Weird ways to celebrate Valentine’s Day
Valentine's Day candy. (BBC)
The Valentine’s Day routine of out-of-season roses and chalk-like candy hearts can get a bit dull. If you are travelling this February, there are plenty of places to take your loved one that offer something a bit different.
From time-tested traditions to quirky events, we have come up with a few weird ways to celebrate Valentine's Day around the world this year.
Your bloody valentine in London, England
A cross between a haunted house and a Medieval history museum, the London Dungeon is a big fan of blood and guts. Its exhibits humorously depict gruesome events of torture, disease, disaster and, of course, zombies. (Think Jack the Ripper, Bloody Mary and special effects galore.) This Valentine's Day, the dungeon is cooking up a gloriously gory treat of human heart cupcakes, baked by Miss Cakehead, a bakery specializing in over-the-top creations. Couples can enjoy the bloody desserts while watching a torturous surgical procedure in the Blood and Guts exhibit.
Reversal of gender roles in Japan
In Japan, the Valentine's Day tradition is for women to buy chocolates for men. It dates back to a custom of women giving "obligation chocolates" to male colleagues and employers, something that began in the 1930s with a push from the confection industry, according to CBS News. Exactly one month later, on White Day, men return the favour by giving women chocolates. The holidays result in a major boon for the chocolate industry which receives a $660 million boost during the Valentine's season.
Ladies talking about their lady-parts around the world
The Vagina Monologues began as a play but has transformed into a worldwide campaign to fight violence against women and girls. V-Day campaigns are taking place this year in countries around the globe, from Kenya to Mongolia to South Korea. The events, which include performances of The Vagina Monologues, anti-violence workshops and documentary screenings, raise money for anti-violence groups working in local communities. Events vary from city to city, so check for detailed info.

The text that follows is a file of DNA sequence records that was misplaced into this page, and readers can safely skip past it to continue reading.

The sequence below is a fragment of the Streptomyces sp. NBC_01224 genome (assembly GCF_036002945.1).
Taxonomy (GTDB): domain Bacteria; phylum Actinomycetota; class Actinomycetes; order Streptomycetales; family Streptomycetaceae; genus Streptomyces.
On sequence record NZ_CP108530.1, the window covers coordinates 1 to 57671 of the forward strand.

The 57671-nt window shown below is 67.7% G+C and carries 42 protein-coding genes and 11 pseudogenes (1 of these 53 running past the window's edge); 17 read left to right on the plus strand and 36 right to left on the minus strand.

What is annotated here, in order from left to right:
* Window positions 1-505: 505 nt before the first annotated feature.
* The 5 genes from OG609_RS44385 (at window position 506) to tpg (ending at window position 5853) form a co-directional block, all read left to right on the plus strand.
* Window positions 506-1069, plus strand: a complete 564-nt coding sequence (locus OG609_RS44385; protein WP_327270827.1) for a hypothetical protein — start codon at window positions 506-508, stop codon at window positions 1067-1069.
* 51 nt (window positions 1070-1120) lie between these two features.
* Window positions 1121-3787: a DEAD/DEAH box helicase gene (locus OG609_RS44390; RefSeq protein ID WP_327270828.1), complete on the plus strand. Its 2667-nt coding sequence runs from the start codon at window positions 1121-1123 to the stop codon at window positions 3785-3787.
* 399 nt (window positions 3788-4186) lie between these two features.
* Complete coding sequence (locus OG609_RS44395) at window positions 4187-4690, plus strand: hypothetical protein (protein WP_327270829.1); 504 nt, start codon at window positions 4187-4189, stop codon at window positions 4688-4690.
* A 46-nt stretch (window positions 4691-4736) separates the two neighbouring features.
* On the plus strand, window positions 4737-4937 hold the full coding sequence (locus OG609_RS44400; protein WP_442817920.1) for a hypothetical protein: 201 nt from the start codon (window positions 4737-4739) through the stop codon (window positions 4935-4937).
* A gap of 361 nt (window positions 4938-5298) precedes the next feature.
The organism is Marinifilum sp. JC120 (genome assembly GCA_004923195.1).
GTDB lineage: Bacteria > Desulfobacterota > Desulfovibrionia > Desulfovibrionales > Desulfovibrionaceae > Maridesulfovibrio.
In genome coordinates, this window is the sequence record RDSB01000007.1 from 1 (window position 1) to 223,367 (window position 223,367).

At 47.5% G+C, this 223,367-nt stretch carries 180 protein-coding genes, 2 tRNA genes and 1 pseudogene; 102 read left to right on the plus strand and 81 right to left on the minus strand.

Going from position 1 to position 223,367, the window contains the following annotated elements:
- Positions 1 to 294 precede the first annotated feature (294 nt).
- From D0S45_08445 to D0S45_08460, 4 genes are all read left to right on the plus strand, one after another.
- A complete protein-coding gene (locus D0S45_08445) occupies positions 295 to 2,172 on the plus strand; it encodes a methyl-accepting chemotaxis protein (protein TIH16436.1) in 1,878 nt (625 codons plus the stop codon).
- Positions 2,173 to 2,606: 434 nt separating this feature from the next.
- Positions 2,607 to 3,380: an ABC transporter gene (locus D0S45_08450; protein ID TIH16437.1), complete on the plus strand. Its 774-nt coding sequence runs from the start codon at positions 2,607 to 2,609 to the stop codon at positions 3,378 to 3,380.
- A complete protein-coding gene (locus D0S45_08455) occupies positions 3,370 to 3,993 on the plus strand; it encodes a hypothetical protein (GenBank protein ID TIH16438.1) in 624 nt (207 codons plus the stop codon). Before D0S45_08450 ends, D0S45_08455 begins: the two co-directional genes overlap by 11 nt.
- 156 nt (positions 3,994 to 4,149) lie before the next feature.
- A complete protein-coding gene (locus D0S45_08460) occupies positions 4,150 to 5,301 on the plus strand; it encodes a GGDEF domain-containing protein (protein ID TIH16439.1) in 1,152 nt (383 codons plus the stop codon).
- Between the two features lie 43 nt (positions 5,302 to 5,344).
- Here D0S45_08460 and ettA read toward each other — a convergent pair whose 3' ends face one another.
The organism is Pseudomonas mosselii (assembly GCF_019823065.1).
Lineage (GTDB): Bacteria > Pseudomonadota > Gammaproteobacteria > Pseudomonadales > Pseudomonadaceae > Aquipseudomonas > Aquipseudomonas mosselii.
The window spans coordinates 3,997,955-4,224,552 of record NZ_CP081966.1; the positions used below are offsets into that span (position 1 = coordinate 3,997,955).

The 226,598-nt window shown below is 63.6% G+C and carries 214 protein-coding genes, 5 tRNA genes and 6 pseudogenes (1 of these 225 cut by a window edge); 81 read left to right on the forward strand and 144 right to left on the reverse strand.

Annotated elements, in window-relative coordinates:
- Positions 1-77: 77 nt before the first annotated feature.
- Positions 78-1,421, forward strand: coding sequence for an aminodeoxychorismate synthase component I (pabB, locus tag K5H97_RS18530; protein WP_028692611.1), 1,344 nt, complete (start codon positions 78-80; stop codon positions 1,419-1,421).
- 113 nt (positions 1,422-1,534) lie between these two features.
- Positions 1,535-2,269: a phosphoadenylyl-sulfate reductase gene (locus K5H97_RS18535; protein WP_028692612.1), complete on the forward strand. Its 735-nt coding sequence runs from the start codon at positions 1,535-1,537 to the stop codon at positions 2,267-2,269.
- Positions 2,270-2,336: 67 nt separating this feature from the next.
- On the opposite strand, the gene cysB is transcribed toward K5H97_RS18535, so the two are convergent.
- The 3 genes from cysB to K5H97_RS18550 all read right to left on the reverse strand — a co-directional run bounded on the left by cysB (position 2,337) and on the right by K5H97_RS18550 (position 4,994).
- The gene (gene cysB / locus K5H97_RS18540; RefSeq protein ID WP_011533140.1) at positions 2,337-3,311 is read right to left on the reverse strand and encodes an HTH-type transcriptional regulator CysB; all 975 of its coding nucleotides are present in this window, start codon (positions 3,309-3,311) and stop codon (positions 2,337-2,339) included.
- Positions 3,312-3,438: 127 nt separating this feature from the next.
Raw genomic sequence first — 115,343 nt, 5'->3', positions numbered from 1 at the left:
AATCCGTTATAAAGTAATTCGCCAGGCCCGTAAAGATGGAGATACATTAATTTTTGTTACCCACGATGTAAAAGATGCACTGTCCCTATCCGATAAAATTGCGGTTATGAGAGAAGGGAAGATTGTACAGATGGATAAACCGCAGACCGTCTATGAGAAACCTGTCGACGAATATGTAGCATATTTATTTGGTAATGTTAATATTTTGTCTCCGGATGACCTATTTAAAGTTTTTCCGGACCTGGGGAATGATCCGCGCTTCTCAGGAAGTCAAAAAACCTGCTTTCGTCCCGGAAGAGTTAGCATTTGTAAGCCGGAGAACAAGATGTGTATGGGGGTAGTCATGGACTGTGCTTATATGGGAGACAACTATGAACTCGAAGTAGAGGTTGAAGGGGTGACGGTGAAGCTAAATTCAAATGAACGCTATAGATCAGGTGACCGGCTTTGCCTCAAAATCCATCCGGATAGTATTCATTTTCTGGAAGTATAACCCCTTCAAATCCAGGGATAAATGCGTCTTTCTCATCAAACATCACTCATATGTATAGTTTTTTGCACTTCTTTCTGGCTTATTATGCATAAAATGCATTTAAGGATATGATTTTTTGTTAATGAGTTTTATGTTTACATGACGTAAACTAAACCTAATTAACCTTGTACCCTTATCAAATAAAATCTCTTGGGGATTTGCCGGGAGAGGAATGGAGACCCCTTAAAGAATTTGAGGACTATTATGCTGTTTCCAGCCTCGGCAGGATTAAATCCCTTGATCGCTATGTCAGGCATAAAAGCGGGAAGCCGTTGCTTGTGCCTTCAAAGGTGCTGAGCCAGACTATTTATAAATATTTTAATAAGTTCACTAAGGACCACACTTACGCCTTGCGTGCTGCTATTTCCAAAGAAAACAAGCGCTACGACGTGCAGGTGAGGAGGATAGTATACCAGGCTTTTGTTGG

Secret admiration in Denmark
In Denmark, young people have developed a playful secret admirer guessing game called Gaekkebrev. Boys and girls write funny rhymes or love notes, but sign them with dots instead of their names. If the recipient guesses who the sender is, she or he gets a prize: an egg on Easter Sunday.
Random hearts in Brazil
Brazil's Valentine's Day, Dia dos Namaorados, or Day of the Enamoured, does not come until 12 June. One tradition practiced by young women is to write the names of their crushes (all of them) down on pieces of paper, fold them up and put them in a hat (or any container). On the 12th, they pick a piece of paper at random. The name they choose supposedly determines who they should marry.
The original Valentine in Dublin, Ireland
If you find yourself in Dublin on 14 February, know that Saint Valentine's remains rest at the city's Whitefriar Street Carmelite Church. Pope Gregory XVI is said to have given the church the relics in 1835 to boost Catholicism's popularity. If you would prefer to mix romantic and religious experiences on Valentine's Day, this is your opportunity.
Blind dating in Dallas, Texas
You may have heard about a trend that tests one sense by taking another away. One of the "Dining in the Dark" restaurants, Opaque, is hosting a special Valentine's Day event at its Dallas, Texas location with a four-course menu served in pitch black darkness, creating a very intimate, if unusual, dining experience.
Travelwise is a BBC Travel column that goes behind the travel stories to answer common questions, satisfy uncommon curiosities and uncover some of the mystery surrounding travel. If you have a burning travel question, contact Travelwise.